Who is in charge? State power and agency in Sino-African Relations
Recently much has been written about the role of “African agency” in the emergent relationship with China. It has been argued that previous writing on the subject of Sino-African relations presented an unbalanced picture, where an “all powerful” China was presented in opposition to subjugated and weak African states; thereby replicating previous Orientalist tropes about “Africa”. More recently work by Corkin, Mohan and others has argued that African political elites have much more power in shaping the nature of relations with China than previously thought.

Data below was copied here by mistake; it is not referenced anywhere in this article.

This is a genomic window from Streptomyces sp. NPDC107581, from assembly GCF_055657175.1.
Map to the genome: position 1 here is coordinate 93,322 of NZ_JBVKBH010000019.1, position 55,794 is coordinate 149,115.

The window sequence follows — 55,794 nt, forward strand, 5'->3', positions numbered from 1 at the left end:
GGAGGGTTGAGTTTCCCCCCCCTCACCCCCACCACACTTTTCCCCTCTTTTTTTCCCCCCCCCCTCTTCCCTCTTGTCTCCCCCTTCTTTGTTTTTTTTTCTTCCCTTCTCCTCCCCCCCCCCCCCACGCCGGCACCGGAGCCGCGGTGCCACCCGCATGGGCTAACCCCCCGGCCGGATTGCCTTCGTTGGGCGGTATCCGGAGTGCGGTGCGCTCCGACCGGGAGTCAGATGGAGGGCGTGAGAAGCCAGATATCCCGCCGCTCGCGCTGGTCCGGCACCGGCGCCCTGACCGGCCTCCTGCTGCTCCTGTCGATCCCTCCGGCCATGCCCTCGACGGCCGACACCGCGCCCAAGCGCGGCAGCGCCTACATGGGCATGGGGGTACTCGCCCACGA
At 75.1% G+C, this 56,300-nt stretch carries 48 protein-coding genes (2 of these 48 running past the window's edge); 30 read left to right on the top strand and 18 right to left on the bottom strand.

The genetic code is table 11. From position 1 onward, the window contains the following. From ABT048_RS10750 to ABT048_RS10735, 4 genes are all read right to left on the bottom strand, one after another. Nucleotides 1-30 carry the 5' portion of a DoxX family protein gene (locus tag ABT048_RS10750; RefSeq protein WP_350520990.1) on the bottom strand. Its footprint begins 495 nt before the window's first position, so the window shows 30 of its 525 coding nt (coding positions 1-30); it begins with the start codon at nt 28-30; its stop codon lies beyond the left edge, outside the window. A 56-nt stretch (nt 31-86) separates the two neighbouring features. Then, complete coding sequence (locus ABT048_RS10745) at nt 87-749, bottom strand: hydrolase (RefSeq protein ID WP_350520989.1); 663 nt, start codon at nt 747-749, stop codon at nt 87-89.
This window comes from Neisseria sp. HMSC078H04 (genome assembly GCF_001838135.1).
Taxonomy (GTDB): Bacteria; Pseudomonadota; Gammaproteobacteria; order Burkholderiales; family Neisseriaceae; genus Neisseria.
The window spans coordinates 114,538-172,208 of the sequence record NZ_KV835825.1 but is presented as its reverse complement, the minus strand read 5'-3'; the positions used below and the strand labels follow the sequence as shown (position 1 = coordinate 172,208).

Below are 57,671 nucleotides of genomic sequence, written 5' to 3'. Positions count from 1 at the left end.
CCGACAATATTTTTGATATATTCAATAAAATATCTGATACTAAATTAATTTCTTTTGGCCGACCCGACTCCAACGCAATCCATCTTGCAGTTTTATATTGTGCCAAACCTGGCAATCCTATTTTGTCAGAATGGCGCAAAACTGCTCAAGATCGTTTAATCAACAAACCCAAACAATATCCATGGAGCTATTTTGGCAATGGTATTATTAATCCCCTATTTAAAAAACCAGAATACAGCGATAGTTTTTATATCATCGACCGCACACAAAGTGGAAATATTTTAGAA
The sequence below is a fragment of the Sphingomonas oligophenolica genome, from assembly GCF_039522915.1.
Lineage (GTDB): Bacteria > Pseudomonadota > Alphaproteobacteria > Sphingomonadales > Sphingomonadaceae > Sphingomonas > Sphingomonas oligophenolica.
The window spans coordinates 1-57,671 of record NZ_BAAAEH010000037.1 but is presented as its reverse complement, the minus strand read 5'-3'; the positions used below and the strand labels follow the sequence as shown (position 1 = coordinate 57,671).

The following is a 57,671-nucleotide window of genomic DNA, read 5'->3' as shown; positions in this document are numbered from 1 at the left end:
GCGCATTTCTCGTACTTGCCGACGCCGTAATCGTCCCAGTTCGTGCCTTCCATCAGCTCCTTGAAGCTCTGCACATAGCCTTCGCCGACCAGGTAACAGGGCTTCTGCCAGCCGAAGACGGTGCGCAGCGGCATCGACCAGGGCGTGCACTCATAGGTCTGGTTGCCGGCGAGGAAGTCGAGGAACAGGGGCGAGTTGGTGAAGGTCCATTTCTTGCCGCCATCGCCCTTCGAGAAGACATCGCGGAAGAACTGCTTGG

This paper seeks to conceptualise the nature of the power relations between China and African states by interrogating some of the concepts which have been deployed in these ebates, such as “agency” and to test them through case studies of Angola and Zambia – two of the states with which China has been most engaged in Africa and two major commodity exporter “monoeconomies” – oil in the case of Angola and copper for Zambia.